The Federal Communications Commission (FCC) is considering reviving a regulatory mandate requiring TV broadcasters to maintain a physical presence in each city in which they broadcast. This, despite the massive technological evolution that has made it possible — and more efficient — for stations to locate studios in remote locations without sacrificing a focus on community content. My colleague Cord Blomquist points out how ludicrously luddite this is:
Some people are concerned about a lack of quality in local news coverage, but the truth is that people have greater access to diverse news outlets than ever before. The Internet didn’t exist 20 years ago when these FCC rules were removed.
Cord also points out the comparison to the Fairness Doctrine over at the Tech Liberation Front:
Where the Fairness Doctrine chilled all speech, Localism will compel speech of which FCC Commissioners like Copps approve. In a world of limited broadcast hours, compelling one sort of speech means sacrificing speech of another, effectively censoring speech.
CEI has submitted a comment to the FCC:
“Rather than pursuing additional levels of bureaucratic oversight or reverting to decades-old regulatory regimes, the FCC should pursue aggressive deregulation of the terrestrial radio marketplace. By allowing more broadcasters to compete—especially low-powered stations—the marketplace will cater to local news and civic programming as it has shown to be a profit maker for local broadcasters.”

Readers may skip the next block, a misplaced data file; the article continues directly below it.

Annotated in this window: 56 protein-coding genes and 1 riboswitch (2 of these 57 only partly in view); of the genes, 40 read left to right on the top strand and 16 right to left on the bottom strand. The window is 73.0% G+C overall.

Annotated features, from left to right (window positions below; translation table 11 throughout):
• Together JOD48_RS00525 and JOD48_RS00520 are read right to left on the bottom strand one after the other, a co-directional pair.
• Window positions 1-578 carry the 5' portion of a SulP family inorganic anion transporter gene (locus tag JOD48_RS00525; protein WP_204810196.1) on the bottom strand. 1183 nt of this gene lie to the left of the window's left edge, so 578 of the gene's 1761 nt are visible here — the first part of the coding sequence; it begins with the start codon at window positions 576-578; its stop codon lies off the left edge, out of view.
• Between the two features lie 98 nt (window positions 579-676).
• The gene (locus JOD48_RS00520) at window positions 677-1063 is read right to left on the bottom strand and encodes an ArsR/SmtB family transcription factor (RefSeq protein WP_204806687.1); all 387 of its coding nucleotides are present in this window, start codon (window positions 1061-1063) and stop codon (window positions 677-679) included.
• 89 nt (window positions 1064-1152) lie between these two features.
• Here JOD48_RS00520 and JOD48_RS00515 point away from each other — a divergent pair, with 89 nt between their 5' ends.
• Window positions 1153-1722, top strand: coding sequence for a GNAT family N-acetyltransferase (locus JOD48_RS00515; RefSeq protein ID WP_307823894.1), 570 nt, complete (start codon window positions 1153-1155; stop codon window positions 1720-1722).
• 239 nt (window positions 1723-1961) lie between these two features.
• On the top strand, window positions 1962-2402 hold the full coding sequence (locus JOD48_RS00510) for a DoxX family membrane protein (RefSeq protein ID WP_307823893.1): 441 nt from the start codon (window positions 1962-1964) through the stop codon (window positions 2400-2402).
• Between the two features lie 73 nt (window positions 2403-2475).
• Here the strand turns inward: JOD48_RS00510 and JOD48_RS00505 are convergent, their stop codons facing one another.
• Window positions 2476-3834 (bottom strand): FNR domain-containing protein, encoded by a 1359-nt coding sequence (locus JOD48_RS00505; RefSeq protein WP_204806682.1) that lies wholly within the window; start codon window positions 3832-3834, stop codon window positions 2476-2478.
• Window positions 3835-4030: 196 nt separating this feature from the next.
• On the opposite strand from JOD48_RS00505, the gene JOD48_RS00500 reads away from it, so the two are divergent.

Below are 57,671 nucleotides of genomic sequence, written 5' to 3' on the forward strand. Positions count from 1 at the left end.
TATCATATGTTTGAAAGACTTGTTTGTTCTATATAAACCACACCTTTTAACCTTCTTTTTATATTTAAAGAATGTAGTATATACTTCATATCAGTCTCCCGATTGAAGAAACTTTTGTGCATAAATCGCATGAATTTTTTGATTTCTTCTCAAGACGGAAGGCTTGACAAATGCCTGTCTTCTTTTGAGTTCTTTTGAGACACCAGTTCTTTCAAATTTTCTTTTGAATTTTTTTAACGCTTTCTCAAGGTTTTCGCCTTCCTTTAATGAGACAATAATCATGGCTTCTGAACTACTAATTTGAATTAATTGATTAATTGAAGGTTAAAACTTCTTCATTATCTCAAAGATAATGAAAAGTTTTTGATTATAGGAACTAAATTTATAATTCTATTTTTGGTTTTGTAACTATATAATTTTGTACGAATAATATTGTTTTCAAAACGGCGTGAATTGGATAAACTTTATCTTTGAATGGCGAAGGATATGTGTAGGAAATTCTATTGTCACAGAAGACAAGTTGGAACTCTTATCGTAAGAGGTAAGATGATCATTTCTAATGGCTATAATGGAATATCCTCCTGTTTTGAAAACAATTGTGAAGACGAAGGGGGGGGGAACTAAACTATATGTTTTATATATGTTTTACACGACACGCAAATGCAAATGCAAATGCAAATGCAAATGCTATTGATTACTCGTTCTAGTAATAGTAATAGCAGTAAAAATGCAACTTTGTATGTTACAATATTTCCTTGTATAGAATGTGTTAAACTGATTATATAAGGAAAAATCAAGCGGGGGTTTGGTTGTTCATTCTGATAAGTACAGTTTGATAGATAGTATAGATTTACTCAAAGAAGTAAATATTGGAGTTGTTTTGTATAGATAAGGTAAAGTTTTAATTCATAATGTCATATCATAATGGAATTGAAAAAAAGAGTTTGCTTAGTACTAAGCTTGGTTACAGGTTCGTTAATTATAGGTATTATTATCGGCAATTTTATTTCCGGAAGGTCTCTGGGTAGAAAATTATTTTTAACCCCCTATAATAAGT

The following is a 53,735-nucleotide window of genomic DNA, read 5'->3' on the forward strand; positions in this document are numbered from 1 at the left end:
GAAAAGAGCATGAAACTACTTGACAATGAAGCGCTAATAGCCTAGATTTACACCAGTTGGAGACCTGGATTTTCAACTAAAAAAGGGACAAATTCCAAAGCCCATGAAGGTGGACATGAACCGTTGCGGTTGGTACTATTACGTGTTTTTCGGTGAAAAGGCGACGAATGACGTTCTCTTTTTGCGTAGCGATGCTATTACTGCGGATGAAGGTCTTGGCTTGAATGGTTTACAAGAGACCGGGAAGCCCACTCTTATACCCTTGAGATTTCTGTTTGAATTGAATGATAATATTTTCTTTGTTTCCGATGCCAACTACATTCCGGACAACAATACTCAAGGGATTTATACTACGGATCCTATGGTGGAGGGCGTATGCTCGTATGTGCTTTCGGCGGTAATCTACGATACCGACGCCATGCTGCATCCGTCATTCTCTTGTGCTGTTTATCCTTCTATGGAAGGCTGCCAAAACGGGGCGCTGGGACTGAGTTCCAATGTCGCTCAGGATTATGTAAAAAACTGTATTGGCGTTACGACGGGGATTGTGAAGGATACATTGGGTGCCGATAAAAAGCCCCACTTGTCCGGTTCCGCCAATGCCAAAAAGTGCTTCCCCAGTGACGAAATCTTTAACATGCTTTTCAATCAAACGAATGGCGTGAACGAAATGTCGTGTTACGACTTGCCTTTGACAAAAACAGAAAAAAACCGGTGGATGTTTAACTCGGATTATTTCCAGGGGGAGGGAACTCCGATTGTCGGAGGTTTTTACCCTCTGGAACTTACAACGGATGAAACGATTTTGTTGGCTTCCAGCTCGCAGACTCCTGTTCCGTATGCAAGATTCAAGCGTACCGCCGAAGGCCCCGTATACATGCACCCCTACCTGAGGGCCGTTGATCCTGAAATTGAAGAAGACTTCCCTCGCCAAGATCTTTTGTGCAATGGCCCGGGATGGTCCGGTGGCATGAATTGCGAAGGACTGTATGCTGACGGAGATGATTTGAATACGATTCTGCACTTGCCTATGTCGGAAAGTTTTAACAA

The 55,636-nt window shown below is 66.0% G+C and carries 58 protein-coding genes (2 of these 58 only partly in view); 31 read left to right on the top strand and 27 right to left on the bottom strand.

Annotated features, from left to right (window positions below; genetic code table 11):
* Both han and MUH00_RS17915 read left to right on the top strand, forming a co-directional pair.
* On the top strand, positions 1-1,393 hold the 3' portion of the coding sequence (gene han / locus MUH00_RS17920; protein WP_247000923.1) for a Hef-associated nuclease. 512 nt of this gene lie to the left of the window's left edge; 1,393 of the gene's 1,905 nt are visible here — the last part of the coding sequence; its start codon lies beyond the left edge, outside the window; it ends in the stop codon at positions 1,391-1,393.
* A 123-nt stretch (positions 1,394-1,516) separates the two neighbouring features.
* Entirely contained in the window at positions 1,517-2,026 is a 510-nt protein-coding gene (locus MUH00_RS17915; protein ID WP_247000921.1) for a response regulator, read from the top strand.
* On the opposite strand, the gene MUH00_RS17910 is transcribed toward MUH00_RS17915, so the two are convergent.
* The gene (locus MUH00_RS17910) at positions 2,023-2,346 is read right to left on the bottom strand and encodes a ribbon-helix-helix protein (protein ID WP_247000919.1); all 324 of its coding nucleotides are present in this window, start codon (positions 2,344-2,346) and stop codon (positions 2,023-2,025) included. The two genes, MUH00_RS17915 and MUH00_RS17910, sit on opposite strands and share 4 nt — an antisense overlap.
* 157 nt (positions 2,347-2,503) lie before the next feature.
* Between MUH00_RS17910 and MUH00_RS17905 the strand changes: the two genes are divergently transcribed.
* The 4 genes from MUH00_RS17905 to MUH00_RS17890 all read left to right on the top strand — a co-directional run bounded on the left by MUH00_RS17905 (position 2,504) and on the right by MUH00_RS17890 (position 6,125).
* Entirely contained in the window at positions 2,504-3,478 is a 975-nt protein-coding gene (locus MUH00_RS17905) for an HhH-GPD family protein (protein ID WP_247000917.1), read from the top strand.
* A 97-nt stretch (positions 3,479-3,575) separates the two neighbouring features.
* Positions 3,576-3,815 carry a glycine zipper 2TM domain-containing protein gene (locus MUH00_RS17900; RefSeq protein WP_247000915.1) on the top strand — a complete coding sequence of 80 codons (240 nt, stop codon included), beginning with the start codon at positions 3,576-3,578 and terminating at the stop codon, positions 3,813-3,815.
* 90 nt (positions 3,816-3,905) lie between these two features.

The proposed FCC rules would place broadcasters under intense scrutiny when companies seek renewal of their broadcasting licenses. The FCC would be able to revoke stations’ licenses if they cannot demonstrate a commitment to localism. This procedure would apply to all stations, even those that focus on entirely different genres such as music or sports.
The FCC won’t stop here. It may require other burdensome, invasive, and nonsensical mandates, such as convening community advisory boards to review content and advise broadcasters as to which local issues deserve focus.
A taste of things to come?